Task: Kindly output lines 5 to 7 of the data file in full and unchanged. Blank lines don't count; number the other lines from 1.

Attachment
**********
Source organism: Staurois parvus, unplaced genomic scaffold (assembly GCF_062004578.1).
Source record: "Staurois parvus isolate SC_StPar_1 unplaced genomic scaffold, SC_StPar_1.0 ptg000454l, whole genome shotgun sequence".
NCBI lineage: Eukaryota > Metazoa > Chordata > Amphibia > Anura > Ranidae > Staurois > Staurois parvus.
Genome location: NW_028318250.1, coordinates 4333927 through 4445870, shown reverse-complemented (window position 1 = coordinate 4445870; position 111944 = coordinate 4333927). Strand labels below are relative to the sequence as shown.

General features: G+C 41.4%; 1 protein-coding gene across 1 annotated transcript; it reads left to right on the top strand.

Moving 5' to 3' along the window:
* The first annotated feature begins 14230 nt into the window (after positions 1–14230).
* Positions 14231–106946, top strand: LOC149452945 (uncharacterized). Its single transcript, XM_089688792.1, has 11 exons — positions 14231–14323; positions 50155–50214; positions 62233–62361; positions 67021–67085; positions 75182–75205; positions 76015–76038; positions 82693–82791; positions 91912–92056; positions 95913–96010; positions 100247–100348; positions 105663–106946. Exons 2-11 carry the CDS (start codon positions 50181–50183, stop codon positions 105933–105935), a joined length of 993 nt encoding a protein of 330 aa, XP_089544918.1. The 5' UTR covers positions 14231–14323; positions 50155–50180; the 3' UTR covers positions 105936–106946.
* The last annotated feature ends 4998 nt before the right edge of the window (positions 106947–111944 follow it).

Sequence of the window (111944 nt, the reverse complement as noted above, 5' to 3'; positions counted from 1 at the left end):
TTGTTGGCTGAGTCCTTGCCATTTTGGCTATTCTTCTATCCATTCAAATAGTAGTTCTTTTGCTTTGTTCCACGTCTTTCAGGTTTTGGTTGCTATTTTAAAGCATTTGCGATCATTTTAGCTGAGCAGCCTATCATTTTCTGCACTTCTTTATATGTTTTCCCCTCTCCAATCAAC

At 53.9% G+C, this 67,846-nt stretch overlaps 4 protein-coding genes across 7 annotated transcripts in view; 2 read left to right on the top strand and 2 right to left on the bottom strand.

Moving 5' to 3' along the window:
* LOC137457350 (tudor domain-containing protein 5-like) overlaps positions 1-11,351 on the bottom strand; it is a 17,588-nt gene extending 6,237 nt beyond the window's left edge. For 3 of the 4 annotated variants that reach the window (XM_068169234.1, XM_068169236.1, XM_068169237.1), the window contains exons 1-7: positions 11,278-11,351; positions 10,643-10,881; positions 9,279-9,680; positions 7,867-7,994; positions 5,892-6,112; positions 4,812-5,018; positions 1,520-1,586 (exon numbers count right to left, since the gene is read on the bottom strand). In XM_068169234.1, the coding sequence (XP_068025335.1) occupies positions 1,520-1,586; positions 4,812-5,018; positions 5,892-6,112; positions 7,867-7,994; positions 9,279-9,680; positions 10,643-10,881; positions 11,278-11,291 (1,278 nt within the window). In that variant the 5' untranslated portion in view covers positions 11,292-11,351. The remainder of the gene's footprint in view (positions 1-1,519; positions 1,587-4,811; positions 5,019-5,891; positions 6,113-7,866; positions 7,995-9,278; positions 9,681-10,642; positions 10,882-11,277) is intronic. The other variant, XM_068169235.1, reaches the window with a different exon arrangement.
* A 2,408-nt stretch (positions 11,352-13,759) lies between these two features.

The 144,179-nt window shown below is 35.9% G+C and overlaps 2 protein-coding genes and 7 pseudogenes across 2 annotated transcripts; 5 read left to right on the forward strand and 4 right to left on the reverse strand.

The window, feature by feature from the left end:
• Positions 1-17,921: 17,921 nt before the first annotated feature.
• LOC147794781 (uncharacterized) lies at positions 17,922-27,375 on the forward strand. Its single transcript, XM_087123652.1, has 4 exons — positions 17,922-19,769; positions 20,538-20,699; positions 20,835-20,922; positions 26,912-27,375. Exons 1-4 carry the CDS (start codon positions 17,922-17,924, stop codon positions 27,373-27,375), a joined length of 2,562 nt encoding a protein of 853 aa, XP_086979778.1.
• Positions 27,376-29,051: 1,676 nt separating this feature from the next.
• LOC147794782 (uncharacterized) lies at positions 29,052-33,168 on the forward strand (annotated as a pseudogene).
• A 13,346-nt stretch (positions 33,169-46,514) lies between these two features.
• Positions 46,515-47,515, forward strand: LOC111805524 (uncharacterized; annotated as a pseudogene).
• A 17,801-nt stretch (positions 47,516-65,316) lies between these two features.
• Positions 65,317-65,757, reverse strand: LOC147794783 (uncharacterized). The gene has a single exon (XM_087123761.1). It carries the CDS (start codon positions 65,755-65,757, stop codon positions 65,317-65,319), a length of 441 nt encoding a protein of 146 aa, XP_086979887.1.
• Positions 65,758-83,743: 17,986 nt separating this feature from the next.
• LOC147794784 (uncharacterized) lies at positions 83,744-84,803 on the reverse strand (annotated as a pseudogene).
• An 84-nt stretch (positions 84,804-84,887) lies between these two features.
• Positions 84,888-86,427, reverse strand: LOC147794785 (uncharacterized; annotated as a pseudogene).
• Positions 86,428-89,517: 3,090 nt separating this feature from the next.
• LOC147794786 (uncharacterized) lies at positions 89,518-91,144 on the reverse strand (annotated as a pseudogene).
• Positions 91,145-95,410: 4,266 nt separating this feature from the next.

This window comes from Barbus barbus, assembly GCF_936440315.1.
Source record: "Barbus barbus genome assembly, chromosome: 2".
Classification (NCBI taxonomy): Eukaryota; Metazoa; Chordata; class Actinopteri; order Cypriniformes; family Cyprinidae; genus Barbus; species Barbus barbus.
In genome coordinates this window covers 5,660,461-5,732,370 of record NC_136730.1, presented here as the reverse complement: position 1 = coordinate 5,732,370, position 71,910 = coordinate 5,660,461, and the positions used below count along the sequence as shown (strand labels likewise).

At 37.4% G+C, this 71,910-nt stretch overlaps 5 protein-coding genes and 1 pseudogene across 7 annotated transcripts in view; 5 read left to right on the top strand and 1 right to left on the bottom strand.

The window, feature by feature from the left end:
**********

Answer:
General features: G+C 41.4%; 1 protein-coding gene across 1 annotated transcript; it reads left to right on the top strand.

Moving 5' to 3' along the window:
* The first annotated feature begins 14230 nt into the window (after positions 1–14230).